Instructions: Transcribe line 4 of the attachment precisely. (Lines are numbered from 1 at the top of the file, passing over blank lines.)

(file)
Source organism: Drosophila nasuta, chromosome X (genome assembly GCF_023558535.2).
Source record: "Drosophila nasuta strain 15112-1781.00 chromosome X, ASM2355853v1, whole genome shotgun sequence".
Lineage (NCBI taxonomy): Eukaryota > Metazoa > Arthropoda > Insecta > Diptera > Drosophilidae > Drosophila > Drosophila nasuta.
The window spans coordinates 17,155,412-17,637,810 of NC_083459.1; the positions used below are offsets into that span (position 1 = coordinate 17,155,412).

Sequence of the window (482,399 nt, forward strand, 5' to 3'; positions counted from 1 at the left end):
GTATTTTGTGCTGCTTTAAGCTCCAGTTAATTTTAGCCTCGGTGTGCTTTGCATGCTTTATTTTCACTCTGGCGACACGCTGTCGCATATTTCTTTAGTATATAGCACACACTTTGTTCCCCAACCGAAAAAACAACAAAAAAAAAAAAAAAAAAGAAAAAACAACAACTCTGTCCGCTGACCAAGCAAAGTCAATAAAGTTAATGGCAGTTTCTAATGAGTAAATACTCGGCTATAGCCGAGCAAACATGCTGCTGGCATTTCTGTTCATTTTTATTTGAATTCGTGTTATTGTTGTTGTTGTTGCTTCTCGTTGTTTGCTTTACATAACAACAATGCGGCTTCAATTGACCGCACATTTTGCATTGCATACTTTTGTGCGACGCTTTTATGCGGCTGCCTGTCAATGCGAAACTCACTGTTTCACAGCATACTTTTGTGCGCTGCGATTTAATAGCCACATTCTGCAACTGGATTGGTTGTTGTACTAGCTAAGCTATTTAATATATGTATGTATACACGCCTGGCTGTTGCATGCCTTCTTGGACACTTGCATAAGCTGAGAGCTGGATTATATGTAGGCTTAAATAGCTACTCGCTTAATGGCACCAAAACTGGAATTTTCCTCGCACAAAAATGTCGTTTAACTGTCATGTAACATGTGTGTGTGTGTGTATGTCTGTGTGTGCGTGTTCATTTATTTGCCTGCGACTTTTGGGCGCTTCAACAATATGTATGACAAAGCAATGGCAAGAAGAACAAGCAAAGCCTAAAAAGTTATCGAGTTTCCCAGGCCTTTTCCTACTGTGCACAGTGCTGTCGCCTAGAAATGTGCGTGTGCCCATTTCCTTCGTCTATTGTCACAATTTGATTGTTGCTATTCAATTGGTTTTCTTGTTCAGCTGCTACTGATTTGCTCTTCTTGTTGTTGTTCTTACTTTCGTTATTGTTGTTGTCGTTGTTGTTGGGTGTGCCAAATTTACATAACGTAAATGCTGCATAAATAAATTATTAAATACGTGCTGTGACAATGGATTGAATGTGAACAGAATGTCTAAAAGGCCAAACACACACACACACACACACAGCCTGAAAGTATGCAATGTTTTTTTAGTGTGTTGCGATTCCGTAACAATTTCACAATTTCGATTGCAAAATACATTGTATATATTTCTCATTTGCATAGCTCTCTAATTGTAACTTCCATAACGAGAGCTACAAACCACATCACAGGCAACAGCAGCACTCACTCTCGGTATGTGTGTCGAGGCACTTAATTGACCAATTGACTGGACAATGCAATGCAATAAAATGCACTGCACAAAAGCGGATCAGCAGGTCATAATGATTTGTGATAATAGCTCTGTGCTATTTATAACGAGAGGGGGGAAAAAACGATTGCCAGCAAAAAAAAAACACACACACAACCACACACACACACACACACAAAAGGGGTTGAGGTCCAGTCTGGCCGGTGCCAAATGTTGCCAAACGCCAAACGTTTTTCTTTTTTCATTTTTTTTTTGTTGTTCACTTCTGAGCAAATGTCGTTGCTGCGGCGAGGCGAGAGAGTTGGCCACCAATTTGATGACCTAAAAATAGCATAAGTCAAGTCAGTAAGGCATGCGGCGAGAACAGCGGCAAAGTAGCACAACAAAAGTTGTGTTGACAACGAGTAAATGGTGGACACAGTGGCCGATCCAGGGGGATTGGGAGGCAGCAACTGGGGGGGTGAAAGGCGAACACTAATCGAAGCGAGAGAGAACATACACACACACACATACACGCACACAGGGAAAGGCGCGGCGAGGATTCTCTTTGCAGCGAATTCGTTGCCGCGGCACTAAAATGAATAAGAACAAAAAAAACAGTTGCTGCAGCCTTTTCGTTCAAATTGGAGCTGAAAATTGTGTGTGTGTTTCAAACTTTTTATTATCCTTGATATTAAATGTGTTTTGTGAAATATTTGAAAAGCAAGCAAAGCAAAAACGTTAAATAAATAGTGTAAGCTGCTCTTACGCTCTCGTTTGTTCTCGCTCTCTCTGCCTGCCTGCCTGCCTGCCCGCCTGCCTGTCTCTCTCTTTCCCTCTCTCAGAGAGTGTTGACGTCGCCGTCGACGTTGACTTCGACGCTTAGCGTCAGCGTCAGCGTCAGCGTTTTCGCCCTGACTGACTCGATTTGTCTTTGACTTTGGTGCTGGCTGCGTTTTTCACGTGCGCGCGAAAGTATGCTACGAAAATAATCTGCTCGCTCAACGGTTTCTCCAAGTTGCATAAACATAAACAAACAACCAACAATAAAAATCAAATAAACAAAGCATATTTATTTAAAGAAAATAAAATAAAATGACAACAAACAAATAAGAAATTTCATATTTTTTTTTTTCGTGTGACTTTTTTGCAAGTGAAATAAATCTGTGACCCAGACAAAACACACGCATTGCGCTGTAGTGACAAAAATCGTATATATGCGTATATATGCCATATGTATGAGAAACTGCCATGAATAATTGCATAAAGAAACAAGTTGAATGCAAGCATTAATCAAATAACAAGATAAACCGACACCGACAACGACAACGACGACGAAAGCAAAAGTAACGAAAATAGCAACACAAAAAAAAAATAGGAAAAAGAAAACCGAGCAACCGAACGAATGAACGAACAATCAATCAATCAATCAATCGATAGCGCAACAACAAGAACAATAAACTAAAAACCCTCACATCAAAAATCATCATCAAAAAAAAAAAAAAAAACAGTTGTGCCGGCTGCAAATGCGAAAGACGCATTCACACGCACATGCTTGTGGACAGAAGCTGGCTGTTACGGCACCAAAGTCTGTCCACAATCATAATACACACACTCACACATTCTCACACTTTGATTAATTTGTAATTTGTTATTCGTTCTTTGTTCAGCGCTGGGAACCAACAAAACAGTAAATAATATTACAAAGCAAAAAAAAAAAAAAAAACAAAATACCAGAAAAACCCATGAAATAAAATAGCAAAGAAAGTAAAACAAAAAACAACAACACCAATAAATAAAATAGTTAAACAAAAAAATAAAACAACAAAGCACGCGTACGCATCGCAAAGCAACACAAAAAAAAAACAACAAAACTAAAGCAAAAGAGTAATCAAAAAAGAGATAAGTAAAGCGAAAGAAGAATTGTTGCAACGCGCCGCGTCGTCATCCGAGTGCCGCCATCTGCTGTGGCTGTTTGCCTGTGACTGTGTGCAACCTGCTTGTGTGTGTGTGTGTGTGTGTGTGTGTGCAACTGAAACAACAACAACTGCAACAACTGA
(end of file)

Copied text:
The window spans coordinates 17,155,412-17,637,810 of NC_083459.1; the positions used below are offsets into that span (position 1 = coordinate 17,155,412).